The Bible

Bible Usage:


  • Included in Eastons: No
  • Included in Hitchcocks: No
  • Included in Naves: No
  • Included in Smiths: No
  • Included in Websters: Yes
  • Included in Strongs: Yes
  • Included in Thayers: Yes
  • Included in BDB: No

Strongs Concordance:


Webster's 1828 Dictionary

GROSS, adjective [Latin crassus.]

1. Thick; bulky; particularly applied to animals; fat; corpulent; as a gross man; a gross body.

2. Coarse; rude; rough; not delicate; as gross sculpture.

3. Coarse, in a figurative sense; rough; mean; particularly, vulgar; obscene; indelicate; as gross language; gross jests.

4. Thick; large; opposed to fine; as wood or stone of a gross grain.

5. Impure; unrefined; as gross sensuality.

6. Great; palpable; as a gross mistake; gross injustice.

7. Coarse; large; not delicate; as gross features.

8. Thick; dense; not attenuated; not refined or pure; as a gross medium of sight; gross air; gross elements.

9. Unseemly; enormous; shameful; great; as gross corruptions; gross vices.

10. Stupid; dull.

Tell her of things that no gross ear can hear.

11. Whole; entire; as the gross sum, or gross amount, as opposed to a sum consisting of separate or specified parts.

GROSS, noun The main body; the chief part; the bulk; the mass; as the gross of the people. [We now use bulk.]

1. The number of twelve dozen; twelve times twelve; as a gross of bottles. It never has the plural form. We say, five gross or ten gross

In the gross in gross in the bulk, or the whole undivided; all parts taken together.

By the gross in a like sense.

GROSS weight, is the weight of merchandize or goods, with the dust and dross, the bag, cask, chest, etc., in which they are contained, for which an allowance is to be made of tare and tret. This being deducted, the remainder or real weight is denominated neat or net weight. gross weight has lately been abolished in Connecticut by statute, May, 1827.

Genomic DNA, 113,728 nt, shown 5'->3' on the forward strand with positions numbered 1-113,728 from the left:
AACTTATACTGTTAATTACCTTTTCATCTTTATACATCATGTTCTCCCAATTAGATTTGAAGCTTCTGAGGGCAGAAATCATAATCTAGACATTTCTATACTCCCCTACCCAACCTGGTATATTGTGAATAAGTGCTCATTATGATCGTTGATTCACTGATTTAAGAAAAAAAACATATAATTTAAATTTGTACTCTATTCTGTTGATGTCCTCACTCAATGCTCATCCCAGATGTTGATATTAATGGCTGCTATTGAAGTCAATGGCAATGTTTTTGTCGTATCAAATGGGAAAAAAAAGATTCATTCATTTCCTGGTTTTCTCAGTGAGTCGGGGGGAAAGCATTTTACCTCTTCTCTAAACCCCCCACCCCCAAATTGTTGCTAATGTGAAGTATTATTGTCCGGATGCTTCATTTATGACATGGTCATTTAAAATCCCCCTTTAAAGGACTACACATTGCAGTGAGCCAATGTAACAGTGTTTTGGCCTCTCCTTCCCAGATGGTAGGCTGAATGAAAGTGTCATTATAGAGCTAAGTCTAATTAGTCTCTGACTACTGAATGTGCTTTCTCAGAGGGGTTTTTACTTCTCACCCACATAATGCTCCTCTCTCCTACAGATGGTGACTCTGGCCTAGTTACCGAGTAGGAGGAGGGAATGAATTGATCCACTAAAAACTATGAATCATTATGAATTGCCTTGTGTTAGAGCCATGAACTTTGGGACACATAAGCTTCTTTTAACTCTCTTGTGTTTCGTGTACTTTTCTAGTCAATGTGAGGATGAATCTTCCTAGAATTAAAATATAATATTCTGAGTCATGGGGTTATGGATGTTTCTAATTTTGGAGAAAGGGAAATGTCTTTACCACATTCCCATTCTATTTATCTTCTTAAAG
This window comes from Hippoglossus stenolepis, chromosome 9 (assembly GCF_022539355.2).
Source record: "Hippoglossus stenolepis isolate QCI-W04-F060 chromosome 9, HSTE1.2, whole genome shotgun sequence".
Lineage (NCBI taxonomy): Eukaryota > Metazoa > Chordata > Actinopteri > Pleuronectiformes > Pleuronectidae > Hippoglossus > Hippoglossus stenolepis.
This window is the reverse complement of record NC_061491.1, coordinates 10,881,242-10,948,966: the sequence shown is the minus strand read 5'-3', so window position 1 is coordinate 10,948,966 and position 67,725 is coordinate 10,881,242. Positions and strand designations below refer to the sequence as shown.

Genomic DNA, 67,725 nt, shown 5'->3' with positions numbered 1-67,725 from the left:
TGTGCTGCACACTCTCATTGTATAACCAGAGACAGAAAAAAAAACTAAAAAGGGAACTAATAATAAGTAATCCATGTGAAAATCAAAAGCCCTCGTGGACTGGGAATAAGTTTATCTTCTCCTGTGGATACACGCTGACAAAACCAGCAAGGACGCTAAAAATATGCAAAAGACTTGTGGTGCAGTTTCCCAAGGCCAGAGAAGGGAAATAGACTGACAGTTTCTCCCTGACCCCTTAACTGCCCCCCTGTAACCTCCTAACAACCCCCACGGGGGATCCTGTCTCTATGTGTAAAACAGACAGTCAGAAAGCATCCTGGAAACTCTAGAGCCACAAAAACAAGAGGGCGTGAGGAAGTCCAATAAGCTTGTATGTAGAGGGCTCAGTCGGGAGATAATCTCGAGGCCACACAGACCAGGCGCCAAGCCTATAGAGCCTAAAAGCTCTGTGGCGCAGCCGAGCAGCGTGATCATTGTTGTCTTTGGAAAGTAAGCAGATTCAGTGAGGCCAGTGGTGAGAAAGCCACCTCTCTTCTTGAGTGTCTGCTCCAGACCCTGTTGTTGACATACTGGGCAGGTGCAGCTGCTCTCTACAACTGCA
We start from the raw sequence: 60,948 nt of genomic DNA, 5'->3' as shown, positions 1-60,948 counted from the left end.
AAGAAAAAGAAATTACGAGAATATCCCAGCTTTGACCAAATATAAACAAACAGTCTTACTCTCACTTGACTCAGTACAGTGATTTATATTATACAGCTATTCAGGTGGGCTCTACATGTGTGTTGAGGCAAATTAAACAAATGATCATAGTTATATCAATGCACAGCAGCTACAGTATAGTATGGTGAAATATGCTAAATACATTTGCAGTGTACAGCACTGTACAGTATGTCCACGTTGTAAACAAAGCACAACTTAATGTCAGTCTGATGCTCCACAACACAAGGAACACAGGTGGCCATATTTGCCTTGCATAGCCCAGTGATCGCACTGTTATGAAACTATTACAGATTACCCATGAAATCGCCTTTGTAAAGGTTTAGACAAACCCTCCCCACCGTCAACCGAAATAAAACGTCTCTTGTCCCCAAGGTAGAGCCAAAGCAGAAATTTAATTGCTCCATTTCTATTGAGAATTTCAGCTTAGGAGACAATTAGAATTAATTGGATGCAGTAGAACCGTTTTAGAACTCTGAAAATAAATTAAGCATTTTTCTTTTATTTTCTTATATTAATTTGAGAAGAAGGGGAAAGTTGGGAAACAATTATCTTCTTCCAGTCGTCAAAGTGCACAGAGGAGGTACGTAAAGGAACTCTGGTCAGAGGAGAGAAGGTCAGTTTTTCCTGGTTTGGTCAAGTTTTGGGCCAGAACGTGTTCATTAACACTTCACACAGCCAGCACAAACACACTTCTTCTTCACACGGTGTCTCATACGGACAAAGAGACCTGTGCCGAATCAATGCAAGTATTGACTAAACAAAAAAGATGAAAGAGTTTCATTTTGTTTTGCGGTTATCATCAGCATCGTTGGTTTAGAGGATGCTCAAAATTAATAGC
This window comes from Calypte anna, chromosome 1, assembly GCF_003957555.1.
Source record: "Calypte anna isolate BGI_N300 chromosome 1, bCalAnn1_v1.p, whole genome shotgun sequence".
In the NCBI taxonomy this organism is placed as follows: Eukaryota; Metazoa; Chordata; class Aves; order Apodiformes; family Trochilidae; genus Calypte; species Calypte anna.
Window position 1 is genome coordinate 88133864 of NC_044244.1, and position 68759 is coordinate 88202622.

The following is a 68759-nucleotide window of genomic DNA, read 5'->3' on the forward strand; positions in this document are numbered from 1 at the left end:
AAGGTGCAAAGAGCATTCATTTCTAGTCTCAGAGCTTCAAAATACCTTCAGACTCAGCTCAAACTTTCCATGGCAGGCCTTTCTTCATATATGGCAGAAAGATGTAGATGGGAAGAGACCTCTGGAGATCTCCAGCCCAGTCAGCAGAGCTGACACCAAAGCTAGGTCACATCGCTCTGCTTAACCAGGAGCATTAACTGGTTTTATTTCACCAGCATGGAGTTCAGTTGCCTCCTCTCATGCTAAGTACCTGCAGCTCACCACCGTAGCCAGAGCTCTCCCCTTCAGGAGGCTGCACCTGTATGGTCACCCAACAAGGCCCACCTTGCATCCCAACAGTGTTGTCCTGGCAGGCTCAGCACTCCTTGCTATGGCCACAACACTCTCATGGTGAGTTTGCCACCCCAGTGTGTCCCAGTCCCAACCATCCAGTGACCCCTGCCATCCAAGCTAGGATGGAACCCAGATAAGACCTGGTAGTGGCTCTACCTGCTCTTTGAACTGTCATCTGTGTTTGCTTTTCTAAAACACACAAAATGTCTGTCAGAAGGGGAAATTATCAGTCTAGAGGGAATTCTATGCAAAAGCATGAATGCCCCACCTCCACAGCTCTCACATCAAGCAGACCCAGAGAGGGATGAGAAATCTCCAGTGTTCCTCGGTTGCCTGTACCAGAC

In English law, a villain in gross was one who did not belong to the land, but immediately to the person of the lord, and was transferrable by deed, like chattels, from one owner to another.

Advowson in gross an advowson separated from the property of a manor, and annexed to the person of its owner.

Common in gross is common annexed to a man's person, and not appurtenant to land.

Webster's 1828 Dictionary

GROSSBEAK, noun A fowl of the genus Loxia, of several species. The bill is convex above and very thick at the base, from which circumstance it takes its name.

Webster's 1828 Dictionary

GROSS-HEADED, adjective Having a thick skull; stupid.

Webster's 1828 Dictionary

GROSSLY, adverb In bulky or large parts; coarsely. This matter is grossly pulverized.

1. Greatly; palpably; enormously; as, this affair has been grossly misrepresented.

2. Greatly; shamefully; as grossly criminal.

3. Coarsely; without refinement or delicacy; as language grossly vulgar.

4. Without art or skill.

Webster's 1828 Dictionary

GROSSNESS, noun Thickness; bulkiness; corpulence; fatness; applied to animal bodies.

1. Thickness; spissitude; density; as the grossness of vapors.

2. Coarseness; rudeness; want of refinement or delicacy; vulgarity; as the grossness of language; the grossness of wit.

Abhor the swinish grossness that delights to wound the ear of delicacy.

3. Greatness; enormity; as the grossness of vice.

Webster's 1828 Dictionary

GROSS'ULAR, adjective Pertaining to or resembling a gooseberry; as grossular garnet.

GROSS'ULAR, noun A rare mineral of the garnet kind, so named from its green color.